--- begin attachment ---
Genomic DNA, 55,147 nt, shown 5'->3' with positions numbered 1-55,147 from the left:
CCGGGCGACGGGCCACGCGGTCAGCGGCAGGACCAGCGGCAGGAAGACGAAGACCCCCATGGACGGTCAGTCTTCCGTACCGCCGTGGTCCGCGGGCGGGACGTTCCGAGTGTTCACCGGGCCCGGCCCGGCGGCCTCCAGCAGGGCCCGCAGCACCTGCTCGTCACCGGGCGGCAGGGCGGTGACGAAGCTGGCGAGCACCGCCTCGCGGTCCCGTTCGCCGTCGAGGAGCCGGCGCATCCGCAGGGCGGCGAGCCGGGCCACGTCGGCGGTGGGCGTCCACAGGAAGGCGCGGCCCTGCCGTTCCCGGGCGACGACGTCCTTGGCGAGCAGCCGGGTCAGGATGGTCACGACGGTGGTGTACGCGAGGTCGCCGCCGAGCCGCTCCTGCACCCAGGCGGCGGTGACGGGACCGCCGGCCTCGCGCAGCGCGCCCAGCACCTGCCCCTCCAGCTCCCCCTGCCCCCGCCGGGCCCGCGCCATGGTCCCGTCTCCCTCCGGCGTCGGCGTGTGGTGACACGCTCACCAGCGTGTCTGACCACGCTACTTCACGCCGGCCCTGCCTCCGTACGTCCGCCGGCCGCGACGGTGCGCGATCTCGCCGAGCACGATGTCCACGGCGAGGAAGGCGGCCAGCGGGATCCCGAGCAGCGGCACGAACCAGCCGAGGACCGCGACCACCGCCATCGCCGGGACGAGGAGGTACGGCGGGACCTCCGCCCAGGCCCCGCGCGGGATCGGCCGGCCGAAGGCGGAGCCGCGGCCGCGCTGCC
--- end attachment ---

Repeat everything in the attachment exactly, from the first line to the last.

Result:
Genomic DNA, 55,147 nt, shown 5'->3' with positions numbered 1-55,147 from the left:
CCGGGCGACGGGCCACGCGGTCAGCGGCAGGACCAGCGGCAGGAAGACGAAGACCCCCATGGACGGTCAGTCTTCCGTACCGCCGTGGTCCGCGGGCGGGACGTTCCGAGTGTTCACCGGGCCCGGCCCGGCGGCCTCCAGCAGGGCCCGCAGCACCTGCTCGTCACCGGGCGGCAGGGCGGTGACGAAGCTGGCGAGCACCGCCTCGCGGTCCCGTTCGCCGTCGAGGAGCCGGCGCATCCGCAGGGCGGCGAGCCGGGCCACGTCGGCGGTGGGCGTCCACAGGAAGGCGCGGCCCTGCCGTTCCCGGGCGACGACGTCCTTGGCGAGCAGCCGGGTCAGGATGGTCACGACGGTGGTGTACGCGAGGTCGCCGCCGAGCCGCTCCTGCACCCAGGCGGCGGTGACGGGACCGCCGGCCTCGCGCAGCGCGCCCAGCACCTGCCCCTCCAGCTCCCCCTGCCCCCGCCGGGCCCGCGCCATGGTCCCGTCTCCCTCCGGCGTCGGCGTGTGGTGACACGCTCACCAGCGTGTCTGACCACGCTACTTCACGCCGGCCCTGCCTCCGTACGTCCGCCGGCCGCGACGGTGCGCGATCTCGCCGAGCACGATGTCCACGGCGAGGAAGGCGGCCAGCGGGATCCCGAGCAGCGGCACGAACCAGCCGAGGACCGCGACCACCGCCATCGCCGGGACGAGGAGGTACGGCGGGACCTCCGCCCAGGCCCCGCGCGGGATCGGCCGGCCGAAGGCGGAGCCGCGGCCGCGCTGCC